"When you look at top-tier AI talent, there is a huge gap in China," said Wang Jiaping, vice president of Sinovation’s AI Institute, an AI research and incubation program established by the venture firm to attract top AI talent. "We live in a world driven by economics. As AI companies have higher valuations in China, talent will be willing to move here."
But while some investors believe the high valuations of Chinese AI companies are justified, they also do not believe the party will last. "There is a latency factor to meet market demand," Wang Yonggang, vice president of Sinovation’s AI Institute, told China Money Network earlier this month. "There will be more people getting into the AI field, and the (high valuations) will be momentary."
There is also data to support this view. Of the quarter million AI professionals listed on LinkedIn, over 40% of those with five year experience or less are in China, compared to 28% in the U.S., indicating broader supply of future AI talent in China.
Two Sides Of The Same Coin?
The debate on whether an AI bubble exists is perhaps missing the point, as the contrasting views are two sides of the same coin. One thing almost all investors agree on is that AI will be the next major revolution changing everyday life and industry.
The global AI market will grow to US$36.8 billion in 2025 from US$664 million in revenues in 2016, according to Statista.com data, which looks at a narrowly defined AI market that only includes companies engaged in the research and development of AI technology.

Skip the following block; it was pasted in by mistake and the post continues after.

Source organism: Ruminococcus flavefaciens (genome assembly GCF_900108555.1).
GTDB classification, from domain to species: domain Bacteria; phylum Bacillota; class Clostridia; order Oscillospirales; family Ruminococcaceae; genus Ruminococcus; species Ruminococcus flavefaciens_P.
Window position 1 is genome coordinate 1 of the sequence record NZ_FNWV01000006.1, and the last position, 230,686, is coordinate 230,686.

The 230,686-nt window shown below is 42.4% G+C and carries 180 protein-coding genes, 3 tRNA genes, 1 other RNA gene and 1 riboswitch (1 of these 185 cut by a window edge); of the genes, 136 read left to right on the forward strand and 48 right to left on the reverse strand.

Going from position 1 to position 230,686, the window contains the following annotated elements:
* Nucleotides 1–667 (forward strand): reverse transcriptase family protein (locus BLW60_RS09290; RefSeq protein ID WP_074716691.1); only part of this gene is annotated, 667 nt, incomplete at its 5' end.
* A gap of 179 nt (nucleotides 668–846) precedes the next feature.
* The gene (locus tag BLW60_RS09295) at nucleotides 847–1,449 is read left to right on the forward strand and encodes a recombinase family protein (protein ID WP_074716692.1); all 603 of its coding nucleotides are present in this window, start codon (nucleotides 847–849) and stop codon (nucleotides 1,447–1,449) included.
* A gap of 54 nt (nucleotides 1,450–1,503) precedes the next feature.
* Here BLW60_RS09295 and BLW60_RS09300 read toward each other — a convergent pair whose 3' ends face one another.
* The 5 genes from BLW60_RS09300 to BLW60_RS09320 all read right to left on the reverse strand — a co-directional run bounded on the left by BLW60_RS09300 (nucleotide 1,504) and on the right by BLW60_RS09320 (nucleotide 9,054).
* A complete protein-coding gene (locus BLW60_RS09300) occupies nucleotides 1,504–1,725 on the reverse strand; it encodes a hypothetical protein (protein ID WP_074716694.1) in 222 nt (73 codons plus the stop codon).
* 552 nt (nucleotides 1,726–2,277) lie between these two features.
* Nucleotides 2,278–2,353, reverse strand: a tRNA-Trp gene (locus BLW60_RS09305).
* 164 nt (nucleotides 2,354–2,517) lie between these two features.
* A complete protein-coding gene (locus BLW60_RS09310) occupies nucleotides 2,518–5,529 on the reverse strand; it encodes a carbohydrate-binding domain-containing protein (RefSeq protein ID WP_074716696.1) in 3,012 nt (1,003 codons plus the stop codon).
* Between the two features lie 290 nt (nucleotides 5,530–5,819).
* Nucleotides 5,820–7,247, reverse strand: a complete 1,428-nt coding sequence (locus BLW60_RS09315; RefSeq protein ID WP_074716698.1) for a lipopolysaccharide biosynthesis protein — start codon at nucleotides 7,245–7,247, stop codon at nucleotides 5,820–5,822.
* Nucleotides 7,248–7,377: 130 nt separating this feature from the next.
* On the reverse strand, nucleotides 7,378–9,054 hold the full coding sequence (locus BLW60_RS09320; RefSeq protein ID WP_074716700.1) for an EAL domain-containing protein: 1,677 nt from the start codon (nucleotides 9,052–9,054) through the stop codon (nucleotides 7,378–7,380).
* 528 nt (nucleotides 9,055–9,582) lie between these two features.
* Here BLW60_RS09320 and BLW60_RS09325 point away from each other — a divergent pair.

By a more broad definition that includes AI applications in various industries and Internet of Things, the global AI market could grow to US$200 billion in 2018, up from US$127 billion in 2015, according to Tian Tieniu, a deputy director at Chinese Association for Artificial Intelligence.
For venture funds, missing the boat may be too high a price to pay. Statistically, a venture fund makes 80% of its returns from 20% of its investments. AI is clearly where investors will be able to make that next 100-time return that will largely define their overall performance.
"Investment institutions and governments recognize the brilliant future of AI, and those top-notch AI start-ups teams are so rare," Wang Yonggang added. Sinovation’s AI Institute has taken pains to attract a number of top AI talent to its incubation program, including Roy Shi, a former engineer at Twitter and Microsoft, and Li Tianfang, formerly at Palantir.
The key question is whether AI start-ups can transition from creating cool technology tools to sustainable and profitable businesses. Some investors are pessimistic. Face recognition, image recognition, voice recognition and natural language processing – the majority of AI start-ups in China – have low technology barriers to entry and a limited ability to generate profits, said one anonymous investor.
AI applications in autonomous driving, healthcare and genetics are promising, but it remains to be seen how the technology can be integrated to create viable products. The only field where AI has proved to work commercially is in advertising and recommendations, but these capabilities are largely developed in-house by big technology companies, leaving little space for start-ups to survive, added the investor.
Lang agrees that a scarcity factor is not enough to support some AI start-ups’ current valuation. They ultimately need to justify that valuation with cash flow and profits. That will perhaps provide the final answer to the debate.